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Tydskrif vir Geesteswetenskappe

On-line version ISSN 2224-7912
Print version ISSN 0041-4751

Abstract

STRAUSS, DFM (Danie). Philosophical notes on some aspects of life and death. Tydskr. geesteswet. [online]. 2021, vol.61, n.2, pp.452-470. ISSN 2224-7912.  http://dx.doi.org/10.17159/2224-7912/2021/v61n2a4.

The sudden appearance of the enormously threatening COVID-19 virus with its subsequent more infectious mutations challenged the very foundations of practically all countries around the world. It also prompted me to broaden the scope of reflecting on the age-old problem of "life and death". Amidst our growing knowledge of living entities it soon became clear that the cell is the smallest living entity - exceeding the largest macromolecule by about 1 000 times. By the end of the 18th century viruses were discovered and they appeared to be entities intermediate between non-living and living entities. From a philosophical perspective it opened the way to many intriguing questions directed at the boundaries of our knowledge. One question is how do we describe the diversity of things, properties and processes which we experience in our daily lives. Already in Greek culture we encounter theoretical approaches that opted for the exploration of just one mode of explanation. It gave rise to two opposing monistic orientations: pan-mechanism and pan-vitalism. Underlying this opposition there lurks a straightforward basic question, namely What is a plant? We argue that without prior knowledge of the difference between material things, plants and animals it would not even be possible to commence studying plants. The hypothetical transition from material configurations to truly living entities over a vast period of time is problematic because the long time-span, in fact, conceals an unsolved problem, namely the abrupt moment of transition - the change from one moment to the next from non-living to being alive. Assuming the simultaneous appearance of protein and DNA caused new unsolved problems. Attention is also given to elements of the question concerning what is matter, indicative of the unavoidable foundation of living entities. After some brief reflections on the various realms found in nature, elements of our earlier remarks about mechanistic and organistic approaches are connected to some problematic modern views. Simpson is correct in his criticism of the expression "molecular biology" because molecules, as such, are not alive. Von Bertalanffy expands on this issue with his remark that these processes are different in a living, sick or dead dog; but the laws of physics do not differentiate, being indifferent to whether or not dogs are alive or dead. That the physical substrate of living things contains its own distinct problems, steered our analysis into a slightly different direction. Finally, contemplating the multifaceted nature of the process of dying is followed up by looking at some constitutional issues and some implications for human rights.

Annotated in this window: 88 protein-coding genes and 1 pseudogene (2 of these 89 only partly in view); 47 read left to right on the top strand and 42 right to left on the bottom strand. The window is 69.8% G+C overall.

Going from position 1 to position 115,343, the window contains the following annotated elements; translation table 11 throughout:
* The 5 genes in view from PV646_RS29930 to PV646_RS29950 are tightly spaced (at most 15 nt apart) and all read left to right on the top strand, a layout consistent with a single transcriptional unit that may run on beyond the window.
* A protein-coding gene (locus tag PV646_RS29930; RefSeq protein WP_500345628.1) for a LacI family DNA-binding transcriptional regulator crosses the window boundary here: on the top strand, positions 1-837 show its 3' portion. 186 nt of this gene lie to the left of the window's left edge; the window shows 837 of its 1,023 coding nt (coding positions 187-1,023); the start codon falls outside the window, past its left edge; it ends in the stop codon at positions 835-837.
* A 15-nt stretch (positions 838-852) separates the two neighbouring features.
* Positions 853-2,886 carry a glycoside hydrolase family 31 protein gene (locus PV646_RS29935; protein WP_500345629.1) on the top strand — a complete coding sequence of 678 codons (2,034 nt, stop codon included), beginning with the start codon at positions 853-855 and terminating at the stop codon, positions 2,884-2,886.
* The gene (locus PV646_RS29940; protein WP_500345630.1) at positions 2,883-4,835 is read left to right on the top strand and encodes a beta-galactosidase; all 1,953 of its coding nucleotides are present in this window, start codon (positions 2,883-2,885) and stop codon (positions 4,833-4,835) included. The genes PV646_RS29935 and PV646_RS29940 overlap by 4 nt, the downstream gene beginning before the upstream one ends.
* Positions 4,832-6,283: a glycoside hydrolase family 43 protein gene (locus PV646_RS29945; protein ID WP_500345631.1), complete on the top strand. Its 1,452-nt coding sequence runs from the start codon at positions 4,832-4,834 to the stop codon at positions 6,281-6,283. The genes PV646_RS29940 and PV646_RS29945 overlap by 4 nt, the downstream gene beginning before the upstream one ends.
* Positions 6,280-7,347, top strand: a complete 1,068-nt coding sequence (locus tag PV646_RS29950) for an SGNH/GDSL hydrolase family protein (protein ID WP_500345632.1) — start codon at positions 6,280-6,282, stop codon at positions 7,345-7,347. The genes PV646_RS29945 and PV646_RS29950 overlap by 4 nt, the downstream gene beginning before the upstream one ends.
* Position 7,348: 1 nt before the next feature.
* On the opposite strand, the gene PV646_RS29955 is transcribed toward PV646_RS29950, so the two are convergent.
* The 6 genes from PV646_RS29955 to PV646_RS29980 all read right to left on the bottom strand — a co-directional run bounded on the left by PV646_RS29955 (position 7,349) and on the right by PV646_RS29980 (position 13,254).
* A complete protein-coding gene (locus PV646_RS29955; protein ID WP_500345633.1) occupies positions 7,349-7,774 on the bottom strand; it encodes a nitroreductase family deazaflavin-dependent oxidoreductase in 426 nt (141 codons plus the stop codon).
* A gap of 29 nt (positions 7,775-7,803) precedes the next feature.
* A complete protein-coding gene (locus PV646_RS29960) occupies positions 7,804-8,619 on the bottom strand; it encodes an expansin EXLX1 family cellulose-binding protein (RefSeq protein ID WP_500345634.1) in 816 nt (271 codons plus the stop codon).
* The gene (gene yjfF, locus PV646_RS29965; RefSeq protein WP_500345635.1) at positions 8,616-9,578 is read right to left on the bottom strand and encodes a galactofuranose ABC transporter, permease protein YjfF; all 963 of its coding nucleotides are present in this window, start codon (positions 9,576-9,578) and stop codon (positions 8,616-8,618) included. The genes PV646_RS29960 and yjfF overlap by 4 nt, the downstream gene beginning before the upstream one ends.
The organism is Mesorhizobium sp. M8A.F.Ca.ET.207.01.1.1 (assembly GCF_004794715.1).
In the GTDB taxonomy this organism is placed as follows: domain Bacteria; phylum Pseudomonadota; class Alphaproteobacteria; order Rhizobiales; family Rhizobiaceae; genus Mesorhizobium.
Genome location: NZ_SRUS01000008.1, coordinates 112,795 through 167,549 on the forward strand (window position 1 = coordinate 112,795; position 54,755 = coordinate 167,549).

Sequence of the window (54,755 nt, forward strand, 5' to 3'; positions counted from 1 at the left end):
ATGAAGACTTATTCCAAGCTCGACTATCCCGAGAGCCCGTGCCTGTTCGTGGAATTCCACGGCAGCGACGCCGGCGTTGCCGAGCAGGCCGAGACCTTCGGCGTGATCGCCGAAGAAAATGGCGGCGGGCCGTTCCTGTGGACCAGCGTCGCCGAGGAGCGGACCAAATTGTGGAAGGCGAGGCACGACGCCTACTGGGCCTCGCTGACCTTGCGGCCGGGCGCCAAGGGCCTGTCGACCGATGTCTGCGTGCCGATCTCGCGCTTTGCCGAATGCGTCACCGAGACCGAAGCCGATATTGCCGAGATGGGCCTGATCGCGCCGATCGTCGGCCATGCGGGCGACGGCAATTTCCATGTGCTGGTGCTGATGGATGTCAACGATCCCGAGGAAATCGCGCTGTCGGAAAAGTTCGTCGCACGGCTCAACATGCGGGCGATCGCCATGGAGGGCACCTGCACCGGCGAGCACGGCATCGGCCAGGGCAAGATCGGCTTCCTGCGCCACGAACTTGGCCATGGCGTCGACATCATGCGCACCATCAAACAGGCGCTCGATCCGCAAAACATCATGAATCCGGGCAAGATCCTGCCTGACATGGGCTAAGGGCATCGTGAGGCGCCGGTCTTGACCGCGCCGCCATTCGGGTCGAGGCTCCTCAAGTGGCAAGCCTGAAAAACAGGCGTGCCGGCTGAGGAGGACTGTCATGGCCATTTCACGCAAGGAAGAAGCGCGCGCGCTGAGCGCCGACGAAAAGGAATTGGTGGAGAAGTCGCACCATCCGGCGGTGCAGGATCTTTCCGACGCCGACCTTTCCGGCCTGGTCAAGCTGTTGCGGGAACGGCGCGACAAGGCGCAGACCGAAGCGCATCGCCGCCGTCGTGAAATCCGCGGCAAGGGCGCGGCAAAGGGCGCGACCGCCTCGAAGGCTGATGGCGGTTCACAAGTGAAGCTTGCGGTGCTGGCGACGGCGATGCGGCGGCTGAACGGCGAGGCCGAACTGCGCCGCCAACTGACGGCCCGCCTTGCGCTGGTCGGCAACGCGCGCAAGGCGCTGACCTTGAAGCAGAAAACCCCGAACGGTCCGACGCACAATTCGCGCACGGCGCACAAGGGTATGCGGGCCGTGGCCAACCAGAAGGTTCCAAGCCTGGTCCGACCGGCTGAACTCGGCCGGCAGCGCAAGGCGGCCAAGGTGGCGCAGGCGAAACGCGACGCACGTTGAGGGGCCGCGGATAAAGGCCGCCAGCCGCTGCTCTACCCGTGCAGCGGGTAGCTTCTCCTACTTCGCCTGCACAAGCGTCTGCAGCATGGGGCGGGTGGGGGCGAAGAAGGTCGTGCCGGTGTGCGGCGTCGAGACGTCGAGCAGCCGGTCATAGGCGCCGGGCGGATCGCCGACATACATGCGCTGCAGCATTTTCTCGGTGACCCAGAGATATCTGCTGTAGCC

Keywords : virus, (non-)living; monism; dualism; what is a plant; moment of death; constitutional rights; mask; physical distance.

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